How to Stay Profitable in the Age of Streaming

By de Chalendar, Guillaume | Screen International, December 9, 2016 | Go to article overview

How to Stay Profitable in the Age of Streaming


de Chalendar, Guillaume, Screen International


Now, perhaps more than ever, is a great time for movies and television.

The demand for quality entertainment has never been higher and viewers can watch what they want, when they want to, with literally the touch of a button. Producers have more options, too; with streaming services distributing original content, they no longer have to rely on the big studios to green-light a project.

But can they still make money? Moviemaking has always been expensive and risky. With the emergence of competitive technologies and powerful new players like Netflix and Amazon, the marketplace is even more volatile and challenging.

The filmed entertainment industry is in the midst of a major transition, similar to that experienced in the music business 15 years ago. The big disrupter is streaming video, and the leader of the revolution is Netflix. In addition to being a major buyer of content from Hollywood, Netflix is increasingly producing its own programs. Along with competitors like Amazon and Hulu, Netflix has the clout to set terms with producers, in the same way that Wal-Mart holds sway over its clothing and grocery suppliers.

As the industry shifts, feature films packed with high-caliber casts and produced by major studios will continue to thrive, drawing audiences into newly revamped cinemas. Going to the movies has become an experience similar to attending a concert. Big-budget movies still see record profits. Star Wars Episode VII: The Force Awakens brought in the most box office revenue in 2015 worldwide, even though it was released in December. As of June 2016, the movie had generated nearly $2.1bn in worldwide ticket sales.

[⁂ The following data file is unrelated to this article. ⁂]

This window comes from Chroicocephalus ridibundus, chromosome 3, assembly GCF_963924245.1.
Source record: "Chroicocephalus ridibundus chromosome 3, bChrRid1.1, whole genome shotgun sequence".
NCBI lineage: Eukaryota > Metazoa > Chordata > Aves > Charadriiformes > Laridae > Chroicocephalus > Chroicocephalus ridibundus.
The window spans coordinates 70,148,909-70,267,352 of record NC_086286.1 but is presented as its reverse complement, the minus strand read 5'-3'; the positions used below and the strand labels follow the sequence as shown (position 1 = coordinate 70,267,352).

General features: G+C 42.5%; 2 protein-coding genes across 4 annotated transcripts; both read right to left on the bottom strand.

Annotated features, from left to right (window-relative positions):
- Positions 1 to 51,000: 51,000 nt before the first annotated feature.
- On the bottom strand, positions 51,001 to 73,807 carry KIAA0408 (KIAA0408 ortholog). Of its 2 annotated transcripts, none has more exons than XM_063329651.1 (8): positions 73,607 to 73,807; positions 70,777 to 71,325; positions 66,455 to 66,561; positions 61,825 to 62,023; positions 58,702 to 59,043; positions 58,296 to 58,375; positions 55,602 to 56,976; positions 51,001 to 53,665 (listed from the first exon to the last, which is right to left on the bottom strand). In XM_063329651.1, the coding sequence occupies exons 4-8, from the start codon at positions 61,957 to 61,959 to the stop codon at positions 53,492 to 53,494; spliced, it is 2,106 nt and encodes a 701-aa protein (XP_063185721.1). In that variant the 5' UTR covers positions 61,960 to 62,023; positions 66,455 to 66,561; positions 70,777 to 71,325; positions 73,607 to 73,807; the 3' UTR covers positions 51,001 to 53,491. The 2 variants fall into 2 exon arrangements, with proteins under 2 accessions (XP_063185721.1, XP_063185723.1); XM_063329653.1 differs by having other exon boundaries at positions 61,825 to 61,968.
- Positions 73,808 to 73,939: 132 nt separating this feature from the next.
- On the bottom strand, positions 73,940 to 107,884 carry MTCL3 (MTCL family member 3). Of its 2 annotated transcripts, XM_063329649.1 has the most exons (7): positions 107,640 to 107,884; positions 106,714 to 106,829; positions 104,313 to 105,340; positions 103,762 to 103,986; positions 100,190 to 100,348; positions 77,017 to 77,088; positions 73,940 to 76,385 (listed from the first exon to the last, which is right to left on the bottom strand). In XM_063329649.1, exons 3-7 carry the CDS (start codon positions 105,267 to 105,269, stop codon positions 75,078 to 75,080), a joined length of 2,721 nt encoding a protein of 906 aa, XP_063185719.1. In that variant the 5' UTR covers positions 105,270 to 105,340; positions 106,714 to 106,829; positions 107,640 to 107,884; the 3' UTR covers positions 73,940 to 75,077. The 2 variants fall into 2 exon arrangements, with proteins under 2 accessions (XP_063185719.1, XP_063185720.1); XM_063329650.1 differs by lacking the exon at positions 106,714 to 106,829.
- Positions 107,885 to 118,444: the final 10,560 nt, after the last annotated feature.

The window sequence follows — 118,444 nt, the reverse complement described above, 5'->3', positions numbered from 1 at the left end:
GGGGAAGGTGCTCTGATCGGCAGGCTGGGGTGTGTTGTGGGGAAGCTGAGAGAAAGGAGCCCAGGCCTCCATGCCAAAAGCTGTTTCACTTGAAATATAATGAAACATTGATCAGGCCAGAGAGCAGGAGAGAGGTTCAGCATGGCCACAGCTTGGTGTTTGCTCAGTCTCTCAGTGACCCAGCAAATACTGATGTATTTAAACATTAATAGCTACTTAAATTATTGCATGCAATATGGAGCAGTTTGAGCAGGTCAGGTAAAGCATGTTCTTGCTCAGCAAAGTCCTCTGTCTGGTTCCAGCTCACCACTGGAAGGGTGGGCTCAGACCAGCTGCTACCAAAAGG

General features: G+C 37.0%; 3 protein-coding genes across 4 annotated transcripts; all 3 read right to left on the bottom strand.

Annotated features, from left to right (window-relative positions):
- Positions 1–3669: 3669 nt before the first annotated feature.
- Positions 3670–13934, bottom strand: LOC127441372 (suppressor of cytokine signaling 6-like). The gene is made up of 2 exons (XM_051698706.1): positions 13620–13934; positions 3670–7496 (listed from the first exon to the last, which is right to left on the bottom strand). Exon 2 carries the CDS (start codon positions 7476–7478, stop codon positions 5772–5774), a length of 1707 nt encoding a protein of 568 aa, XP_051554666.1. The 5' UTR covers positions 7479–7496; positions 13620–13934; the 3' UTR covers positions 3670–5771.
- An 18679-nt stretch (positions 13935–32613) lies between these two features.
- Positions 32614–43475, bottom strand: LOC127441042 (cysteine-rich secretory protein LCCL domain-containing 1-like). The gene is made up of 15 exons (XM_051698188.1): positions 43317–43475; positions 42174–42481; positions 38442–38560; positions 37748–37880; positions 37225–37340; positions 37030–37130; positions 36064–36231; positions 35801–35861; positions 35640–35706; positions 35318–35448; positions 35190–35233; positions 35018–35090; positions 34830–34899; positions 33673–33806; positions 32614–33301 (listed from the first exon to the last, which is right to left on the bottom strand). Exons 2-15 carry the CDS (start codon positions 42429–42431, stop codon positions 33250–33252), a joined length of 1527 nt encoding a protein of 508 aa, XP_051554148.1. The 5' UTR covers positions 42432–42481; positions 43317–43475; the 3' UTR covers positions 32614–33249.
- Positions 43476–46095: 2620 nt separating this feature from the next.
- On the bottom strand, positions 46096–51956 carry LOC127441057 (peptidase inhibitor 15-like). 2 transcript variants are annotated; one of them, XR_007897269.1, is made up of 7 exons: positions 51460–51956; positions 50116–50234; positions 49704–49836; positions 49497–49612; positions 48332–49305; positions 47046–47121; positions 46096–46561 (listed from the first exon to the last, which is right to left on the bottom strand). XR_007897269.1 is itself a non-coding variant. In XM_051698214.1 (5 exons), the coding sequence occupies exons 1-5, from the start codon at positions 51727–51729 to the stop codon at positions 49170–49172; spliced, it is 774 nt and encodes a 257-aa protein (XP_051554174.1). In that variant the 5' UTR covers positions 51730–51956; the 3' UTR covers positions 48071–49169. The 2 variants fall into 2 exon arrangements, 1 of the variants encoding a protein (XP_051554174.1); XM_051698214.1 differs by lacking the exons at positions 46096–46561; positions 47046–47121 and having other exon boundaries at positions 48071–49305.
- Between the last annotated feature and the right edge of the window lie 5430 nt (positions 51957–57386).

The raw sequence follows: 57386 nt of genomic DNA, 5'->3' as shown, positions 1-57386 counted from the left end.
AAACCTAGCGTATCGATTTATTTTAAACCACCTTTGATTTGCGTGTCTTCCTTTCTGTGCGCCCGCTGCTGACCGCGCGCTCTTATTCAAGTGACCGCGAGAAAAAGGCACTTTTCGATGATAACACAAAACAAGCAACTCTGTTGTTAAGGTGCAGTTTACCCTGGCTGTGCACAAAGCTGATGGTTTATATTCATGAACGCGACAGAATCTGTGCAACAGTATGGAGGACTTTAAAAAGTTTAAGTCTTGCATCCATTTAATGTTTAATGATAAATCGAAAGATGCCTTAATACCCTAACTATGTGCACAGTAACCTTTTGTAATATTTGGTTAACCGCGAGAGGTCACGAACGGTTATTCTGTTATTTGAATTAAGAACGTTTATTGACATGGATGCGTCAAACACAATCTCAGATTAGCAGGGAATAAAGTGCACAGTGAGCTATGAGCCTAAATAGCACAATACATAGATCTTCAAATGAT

The small screen

The television landscape is changing, too.

Television budgets are significantly bigger and some of Hollywood's most talented players are producing content for television. A genre that was once looked down upon is now very attractive for the creatives in the industry. Since producers can get orders for a series or mini-series of six or more episodes, they have space to describe characters in more depth and ultimately tell a better story. Television is most certainly no longer the poor cousin of the feature film.

On the other end of the spectrum, there is still a market for artfully-made independent films. Most of these films are financed by wealthy individuals and sometimes by government agencies willing to take equity stakes. However, movies that cost $20-$60m to produce will have a hard time competing, largely because gauging demand for a mid-budget production has become more challenging. …

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